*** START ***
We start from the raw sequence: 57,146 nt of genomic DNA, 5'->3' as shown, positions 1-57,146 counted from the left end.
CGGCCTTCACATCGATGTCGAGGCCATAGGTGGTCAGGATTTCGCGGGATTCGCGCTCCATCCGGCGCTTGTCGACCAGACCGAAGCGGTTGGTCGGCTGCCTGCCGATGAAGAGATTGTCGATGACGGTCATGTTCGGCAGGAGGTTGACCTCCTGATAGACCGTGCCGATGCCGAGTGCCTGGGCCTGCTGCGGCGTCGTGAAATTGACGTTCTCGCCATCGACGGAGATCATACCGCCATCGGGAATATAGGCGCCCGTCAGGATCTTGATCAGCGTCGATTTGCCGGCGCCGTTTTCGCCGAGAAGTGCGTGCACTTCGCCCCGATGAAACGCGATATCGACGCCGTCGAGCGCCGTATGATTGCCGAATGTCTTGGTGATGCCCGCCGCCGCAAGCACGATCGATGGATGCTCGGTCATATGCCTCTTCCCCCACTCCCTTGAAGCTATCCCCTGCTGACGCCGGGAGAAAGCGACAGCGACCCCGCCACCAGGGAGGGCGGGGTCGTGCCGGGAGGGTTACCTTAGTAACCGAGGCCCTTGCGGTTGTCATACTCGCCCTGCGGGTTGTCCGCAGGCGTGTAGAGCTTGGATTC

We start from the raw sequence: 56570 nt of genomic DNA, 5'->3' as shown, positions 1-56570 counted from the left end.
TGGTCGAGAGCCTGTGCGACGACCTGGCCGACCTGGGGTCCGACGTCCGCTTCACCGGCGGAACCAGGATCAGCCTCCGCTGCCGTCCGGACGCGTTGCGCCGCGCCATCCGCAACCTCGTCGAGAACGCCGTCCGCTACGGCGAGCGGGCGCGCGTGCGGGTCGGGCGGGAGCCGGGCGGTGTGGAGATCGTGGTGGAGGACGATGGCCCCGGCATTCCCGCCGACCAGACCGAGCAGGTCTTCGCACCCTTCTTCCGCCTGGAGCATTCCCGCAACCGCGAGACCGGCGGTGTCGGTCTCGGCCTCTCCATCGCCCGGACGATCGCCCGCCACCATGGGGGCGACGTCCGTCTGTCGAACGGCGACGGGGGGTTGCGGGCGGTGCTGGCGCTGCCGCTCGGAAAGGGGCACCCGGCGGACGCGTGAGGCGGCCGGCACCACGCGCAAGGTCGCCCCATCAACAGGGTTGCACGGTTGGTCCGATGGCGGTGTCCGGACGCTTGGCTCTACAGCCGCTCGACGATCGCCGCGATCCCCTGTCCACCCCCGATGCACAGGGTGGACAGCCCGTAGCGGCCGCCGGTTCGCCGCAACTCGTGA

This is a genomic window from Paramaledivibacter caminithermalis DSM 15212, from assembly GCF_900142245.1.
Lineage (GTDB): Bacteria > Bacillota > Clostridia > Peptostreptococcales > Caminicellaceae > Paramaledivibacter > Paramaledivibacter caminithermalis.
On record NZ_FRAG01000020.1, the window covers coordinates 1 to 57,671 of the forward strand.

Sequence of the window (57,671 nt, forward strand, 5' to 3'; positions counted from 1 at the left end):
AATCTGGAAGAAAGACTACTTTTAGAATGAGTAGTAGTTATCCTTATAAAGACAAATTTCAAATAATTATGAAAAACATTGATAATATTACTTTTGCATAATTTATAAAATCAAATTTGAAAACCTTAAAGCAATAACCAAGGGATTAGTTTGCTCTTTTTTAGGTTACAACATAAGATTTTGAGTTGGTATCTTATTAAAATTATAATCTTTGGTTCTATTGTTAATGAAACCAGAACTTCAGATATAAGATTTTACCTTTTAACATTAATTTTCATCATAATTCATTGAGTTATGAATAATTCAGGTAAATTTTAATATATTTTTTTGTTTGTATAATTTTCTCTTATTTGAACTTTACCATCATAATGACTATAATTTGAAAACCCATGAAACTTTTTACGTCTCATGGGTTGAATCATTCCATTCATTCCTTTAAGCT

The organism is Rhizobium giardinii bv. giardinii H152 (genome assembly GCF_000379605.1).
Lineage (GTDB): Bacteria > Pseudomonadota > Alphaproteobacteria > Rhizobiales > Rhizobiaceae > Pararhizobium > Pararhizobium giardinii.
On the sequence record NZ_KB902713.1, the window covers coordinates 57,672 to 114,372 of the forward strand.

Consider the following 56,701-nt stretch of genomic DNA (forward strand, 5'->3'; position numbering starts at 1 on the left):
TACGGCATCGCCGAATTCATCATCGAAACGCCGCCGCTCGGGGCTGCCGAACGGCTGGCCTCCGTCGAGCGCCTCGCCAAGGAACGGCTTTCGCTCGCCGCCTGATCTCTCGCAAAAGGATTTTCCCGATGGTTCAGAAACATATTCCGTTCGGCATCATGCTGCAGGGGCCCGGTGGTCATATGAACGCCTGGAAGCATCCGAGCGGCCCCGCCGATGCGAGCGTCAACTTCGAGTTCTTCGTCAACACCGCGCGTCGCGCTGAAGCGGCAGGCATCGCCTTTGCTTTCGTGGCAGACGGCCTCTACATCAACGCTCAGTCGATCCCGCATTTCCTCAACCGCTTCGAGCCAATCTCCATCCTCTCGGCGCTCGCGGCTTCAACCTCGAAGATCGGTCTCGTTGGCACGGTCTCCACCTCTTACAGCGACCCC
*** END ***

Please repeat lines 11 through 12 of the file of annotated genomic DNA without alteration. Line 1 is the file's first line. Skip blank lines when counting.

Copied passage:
Lineage (GTDB): Bacteria > Pseudomonadota > Alphaproteobacteria > Rhizobiales > Rhizobiaceae > Pararhizobium > Pararhizobium giardinii.
On the sequence record NZ_KB902713.1, the window covers coordinates 57,672 to 114,372 of the forward strand.